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Future of Social Care

At the Welsh Liberal Democrat Spring Conference held in Swansea in February, Peter Black AM, the Welsh Liberal Democrat Shadow Health Minister introduced a consultation document on possible options for the future of social care within Wales, exploring options around joint working and structures with health care.

There has been significant interest in the paper, and Freedom Central has decided to post it online so anyone can read it and add their voice to the debate.

The Welsh Liberal Democrats want to know your views, whether you are a service user or are employed in the sector, to make sure that the proposals that result from that consultation are the ones that will make the biggest difference to the lives of those who need our services.

We want to know your views. To respond to the consultation please write to Peter Black AM, Welsh Liberal Democrat Shadow Health Minister, National Assembly for Wales, Cardiff, CF99 1NA or e-mail peter.black@wales.gov.uk

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There has long been a conflict between the intersecting responsibilities of primary care and social care. This can result in patients receiving the wrong type of care, for example being forced to stay in a hospital unnecessarily rather than being cared for at home, a delay in care while it is agreed who will pay for it, or in some cases not receiving care at all. This can also occur as each organisation attempts to reduce the demand on their own inevitably restricted budgets by shifting the responsibility and the budgetary burden to the other organisation.

There are substantial overlapping responsibilities between social care and health care, and the gap between them can become a stumbling block for patients who are in need of statutory services.

It is for these reasons that some Local Authorities and health organisations have decided to consider models of providing social care in conjunction with primary care. The aim is to provide higher quality services more cost effectively and to improve outcomes and experiences for both employees and patients. This can be done in a number of different ways.

One option would be to look at how health and social care provision can be delivered through integrated arrangements via a partnership between local Authorities and a Health Board. A Local Authority in England became the first place in the country to appoint a single Chief Executive for both the Council and the Primary Care Trust.

Under this model, the Primary Care Trust and the social care functions of the Local Authority are run by a Joint Management Team who are jointly employed by the Local Authority and the PCT., although certain members are appointed by either the Council or PCT.

Of course, this could be a difficult model to implement in this form in Wales because the boundaries of the Local Authorities and Local Health Boards are no longer coterminous after the recent re-organisation of the health service. The exception to this is Powys, where similar proposals are already being developed.

A crucial aspect of this model is the creation of the Integrated Commissioning Directorate. The creation of a fully integrated commissioning team would enable a focus on the holistic needs of individuals and populations. Wales has abolished the English model of a split between the commissioners and providers of health, so this may not be easy to replicate.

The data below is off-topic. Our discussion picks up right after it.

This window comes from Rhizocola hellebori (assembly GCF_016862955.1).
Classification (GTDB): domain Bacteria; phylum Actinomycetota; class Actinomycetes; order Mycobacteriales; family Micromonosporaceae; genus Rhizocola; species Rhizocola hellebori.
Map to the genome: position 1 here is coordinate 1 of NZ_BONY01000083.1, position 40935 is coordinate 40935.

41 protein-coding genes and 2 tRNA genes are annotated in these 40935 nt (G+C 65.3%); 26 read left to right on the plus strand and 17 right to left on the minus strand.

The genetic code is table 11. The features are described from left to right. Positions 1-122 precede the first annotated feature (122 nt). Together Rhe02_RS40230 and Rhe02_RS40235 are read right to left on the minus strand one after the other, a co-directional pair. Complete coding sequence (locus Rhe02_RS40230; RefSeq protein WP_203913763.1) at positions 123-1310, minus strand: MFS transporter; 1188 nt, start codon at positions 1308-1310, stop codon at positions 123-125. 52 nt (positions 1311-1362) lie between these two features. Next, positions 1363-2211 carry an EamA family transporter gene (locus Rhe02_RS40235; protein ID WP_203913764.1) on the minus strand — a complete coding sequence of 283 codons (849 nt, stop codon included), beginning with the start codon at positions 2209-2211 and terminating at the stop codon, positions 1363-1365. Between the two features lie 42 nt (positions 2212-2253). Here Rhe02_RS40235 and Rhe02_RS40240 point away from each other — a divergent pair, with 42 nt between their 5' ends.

It should be considered whether elements of this deep partnership model, particularly involving integrated commissioning between primary care and social care, could be
effective in Wales. It should also be considered whether this model could be extended to cover Children’s Services. This would be particularly important to facilitate a smooth transition to adult services for young people who will need support as adults and for families who have parents with care needs. However, Children’s Services are complex and involve far more than just the provision of care.

Alternatively, some Local Authorities have gone beyond a partnership model and established a separate independent organisation in the form of a social enterprise to which to transfer some of its social care functions. In the case of one Local Authority in England, the decision was taken to register the organisation as a charity, both for tax purposes and to provide reassurance that any profits would be retained within the trust for the development of future services. This Community Caring Trust is a company limited by guarantee as well as a registered charity.

This model is significantly less complex than that of integrated commissioning, but it does not address the issue of the conflict between social care provision and primary care provision. It should be considered whether it would be possible to adapt this model to include primary care functions.

Staff and unions will inevitably have initial concerns in any reorganisation that improvements in quality would fail to materialise and efficiency savings would be made by reducing front line services and employee pay and conditions. It is obviously important to involve staff and unions from the beginning of any restructuring process, as their engagement with the process will help or hinder it accordingly.